Who Won the Battle of Village Lake Louise? Park Planning, Tourism Development, and the Downhill Ski Industry in Banff National Park, 1964-1979

  • Author / Creator
    Chen, Qi
  • This study explores the history of stakeholder politics in the controversial debates over proposed plans for Village Lake Louise. A new ski resort village plan proposed for Banff National Park in 1971 triggered intense debate and mobilized protests from the Canadian public. Public consultation hearings attracted high participation and the proposal was ultimately turned down by the Government of Canada. The key proponents of the proposal were the National and Historic Parks Branch, Lake Louise Lifts Ltd. and Imperial Oil. Key opponents included National and Provincial Parks Association of Canada, Alpine Club of Canada, Bow Valley Naturalist Society, Environmental Law Association, as well as academics and members of the broader public. Using development to justify preservation was a rationale deeply entrenched in the philosophy of Canadian national parks administration and policy making. During the debate, Premier Peter Lougheed and his Alberta intergovernmental affairs minister Don Getty exercised a new provincialism that challenged Ottawa’s jurisdiction in national parks, further complicating the politics of development and tourism pertinent to Lake Louise. Federal Minister Jean Chretien responded with a rejection of the proposal and maintained national parks authority and control. Final victory for conservation advocates in 1972 was an unlikely outcome that warrants closer examination. The Village Lake Louise controversy is a significant turning point for Canada’s national parks as it activated huge public input that slowed commercial development in the Bow Valley resulting from compromise among different power forces, helped to formalize public consultation program in parks policy and challenged Ottawa’s control on Alberta National Parks. The project is based on archival and library research with collections at Library and Archives Canada, Whyte Museum of Canadian Rockies Archives, Provincial Archives of Alberta, and University of Alberta Library. The importance of the study is to contribute to a understanding of parks and conservation advocacy movements in Canadian civil society as well as ski industry tourism debates. By investigating the Village Lake Louise controversy, we see how the politics of environmental protection were linked to democratic process and engaged public participation, as well as better understand federal-provincial tensions over parks. This research on early conflicts between tourism development and environmental protection in Banff National Park informs our understanding of longstanding issues in Alberta parks. It contributes to a better understanding of environment and tourism concerns in Banff National Park, past and present.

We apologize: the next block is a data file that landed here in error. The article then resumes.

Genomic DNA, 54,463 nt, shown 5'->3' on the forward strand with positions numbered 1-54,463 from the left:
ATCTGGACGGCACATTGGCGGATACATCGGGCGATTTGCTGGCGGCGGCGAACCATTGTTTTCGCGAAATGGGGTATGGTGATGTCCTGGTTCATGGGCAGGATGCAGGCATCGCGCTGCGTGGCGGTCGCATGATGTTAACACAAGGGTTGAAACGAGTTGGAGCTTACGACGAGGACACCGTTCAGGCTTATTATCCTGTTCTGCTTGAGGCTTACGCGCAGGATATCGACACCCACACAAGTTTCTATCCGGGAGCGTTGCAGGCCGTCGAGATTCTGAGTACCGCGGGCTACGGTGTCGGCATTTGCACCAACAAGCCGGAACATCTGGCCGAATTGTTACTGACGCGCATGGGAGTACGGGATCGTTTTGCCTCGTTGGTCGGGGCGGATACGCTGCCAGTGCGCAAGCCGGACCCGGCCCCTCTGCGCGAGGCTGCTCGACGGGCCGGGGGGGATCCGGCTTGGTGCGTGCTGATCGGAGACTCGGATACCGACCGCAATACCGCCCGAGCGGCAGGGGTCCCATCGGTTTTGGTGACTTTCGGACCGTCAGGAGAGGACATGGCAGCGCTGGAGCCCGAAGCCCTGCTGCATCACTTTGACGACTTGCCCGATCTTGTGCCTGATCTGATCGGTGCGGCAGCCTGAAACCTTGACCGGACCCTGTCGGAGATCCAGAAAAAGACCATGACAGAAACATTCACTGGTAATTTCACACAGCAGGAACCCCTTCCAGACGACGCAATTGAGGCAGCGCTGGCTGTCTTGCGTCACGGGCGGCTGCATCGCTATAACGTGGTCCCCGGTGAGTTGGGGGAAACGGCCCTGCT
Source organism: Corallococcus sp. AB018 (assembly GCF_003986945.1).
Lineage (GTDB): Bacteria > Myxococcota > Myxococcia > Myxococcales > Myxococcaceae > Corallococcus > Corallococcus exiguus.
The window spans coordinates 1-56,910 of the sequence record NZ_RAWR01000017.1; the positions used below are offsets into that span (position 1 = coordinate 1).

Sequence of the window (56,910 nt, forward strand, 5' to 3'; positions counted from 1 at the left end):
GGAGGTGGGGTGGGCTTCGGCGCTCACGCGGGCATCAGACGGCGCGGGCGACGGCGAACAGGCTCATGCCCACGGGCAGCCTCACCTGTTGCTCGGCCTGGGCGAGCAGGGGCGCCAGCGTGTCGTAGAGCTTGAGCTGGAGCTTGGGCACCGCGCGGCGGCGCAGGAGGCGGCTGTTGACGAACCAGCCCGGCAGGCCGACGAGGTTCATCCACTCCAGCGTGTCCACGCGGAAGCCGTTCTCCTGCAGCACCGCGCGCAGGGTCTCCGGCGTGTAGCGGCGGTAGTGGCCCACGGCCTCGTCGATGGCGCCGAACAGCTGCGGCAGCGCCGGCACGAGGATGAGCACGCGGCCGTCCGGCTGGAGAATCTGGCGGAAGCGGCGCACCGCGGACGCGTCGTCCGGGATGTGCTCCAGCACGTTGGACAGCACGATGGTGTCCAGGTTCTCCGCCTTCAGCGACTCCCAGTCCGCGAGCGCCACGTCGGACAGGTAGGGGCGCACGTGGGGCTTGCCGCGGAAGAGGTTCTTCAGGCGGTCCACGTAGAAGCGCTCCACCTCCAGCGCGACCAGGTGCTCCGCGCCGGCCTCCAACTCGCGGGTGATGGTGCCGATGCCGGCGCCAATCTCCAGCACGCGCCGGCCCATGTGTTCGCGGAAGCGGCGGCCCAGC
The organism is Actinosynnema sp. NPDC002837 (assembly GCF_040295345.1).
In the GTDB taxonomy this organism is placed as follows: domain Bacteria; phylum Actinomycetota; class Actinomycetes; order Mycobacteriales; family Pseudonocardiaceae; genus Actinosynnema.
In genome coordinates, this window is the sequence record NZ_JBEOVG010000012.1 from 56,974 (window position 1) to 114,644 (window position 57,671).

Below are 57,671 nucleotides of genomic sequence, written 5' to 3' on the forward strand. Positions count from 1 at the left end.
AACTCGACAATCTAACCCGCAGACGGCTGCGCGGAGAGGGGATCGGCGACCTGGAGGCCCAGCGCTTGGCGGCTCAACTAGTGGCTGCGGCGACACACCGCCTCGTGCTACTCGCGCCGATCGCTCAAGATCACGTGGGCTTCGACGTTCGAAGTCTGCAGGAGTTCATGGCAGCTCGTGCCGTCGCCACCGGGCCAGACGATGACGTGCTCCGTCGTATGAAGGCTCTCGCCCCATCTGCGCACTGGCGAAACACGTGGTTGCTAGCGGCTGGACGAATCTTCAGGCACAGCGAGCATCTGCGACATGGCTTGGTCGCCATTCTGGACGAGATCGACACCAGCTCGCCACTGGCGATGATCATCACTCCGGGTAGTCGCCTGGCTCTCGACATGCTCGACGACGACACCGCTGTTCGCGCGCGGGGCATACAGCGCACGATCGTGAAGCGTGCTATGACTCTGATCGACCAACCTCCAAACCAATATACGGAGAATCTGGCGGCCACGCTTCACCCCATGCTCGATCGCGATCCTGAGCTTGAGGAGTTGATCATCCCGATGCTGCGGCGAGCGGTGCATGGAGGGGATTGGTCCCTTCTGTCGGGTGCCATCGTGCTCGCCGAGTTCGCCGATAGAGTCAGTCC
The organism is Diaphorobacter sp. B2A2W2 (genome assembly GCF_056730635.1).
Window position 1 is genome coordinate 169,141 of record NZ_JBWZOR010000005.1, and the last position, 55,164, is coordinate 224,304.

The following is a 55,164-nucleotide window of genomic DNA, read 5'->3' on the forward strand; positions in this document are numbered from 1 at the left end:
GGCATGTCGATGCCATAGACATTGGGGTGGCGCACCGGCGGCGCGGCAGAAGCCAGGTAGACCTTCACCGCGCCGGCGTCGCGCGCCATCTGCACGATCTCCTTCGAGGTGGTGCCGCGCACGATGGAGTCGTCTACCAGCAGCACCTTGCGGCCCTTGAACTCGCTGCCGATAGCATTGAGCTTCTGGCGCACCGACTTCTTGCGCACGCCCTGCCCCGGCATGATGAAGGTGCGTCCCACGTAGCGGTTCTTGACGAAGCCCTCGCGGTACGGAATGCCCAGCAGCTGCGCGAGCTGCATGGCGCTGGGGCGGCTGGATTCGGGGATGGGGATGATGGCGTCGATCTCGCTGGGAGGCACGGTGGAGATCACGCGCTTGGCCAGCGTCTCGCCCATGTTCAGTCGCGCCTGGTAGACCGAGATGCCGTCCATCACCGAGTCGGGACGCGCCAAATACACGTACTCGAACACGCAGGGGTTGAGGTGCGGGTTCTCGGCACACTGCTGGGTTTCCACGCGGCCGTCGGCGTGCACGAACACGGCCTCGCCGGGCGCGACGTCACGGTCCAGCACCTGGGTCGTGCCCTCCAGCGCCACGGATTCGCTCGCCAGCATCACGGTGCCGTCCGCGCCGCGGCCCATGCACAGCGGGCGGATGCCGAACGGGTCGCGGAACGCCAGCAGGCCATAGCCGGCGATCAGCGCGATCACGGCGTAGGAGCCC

• Subjects / Keywords
  • Graduation date
  • Type of Item
  • Degree
    Master of Arts
  • DOI
  • License
    This thesis is made available by the University of Alberta Libraries with permission of the copyright owner solely for non-commercial purposes. This thesis, or any portion thereof, may not otherwise be copied or reproduced without the written consent of the copyright owner, except to the extent permitted by Canadian copyright law.
  • Language
  • Institution
    University of Alberta
  • Degree level
  • Department
  • Specialization
    • Recreation and Leisure Studies
  • Supervisor / co-supervisor and their department(s)
  • Examining committee members and their departments
    • Reichwein, PearlAnn (Physical Education and Recreation)
    • Davidson, Judy (Physical Education and Recreation)
    • Ens, Gerhard (History and Classics)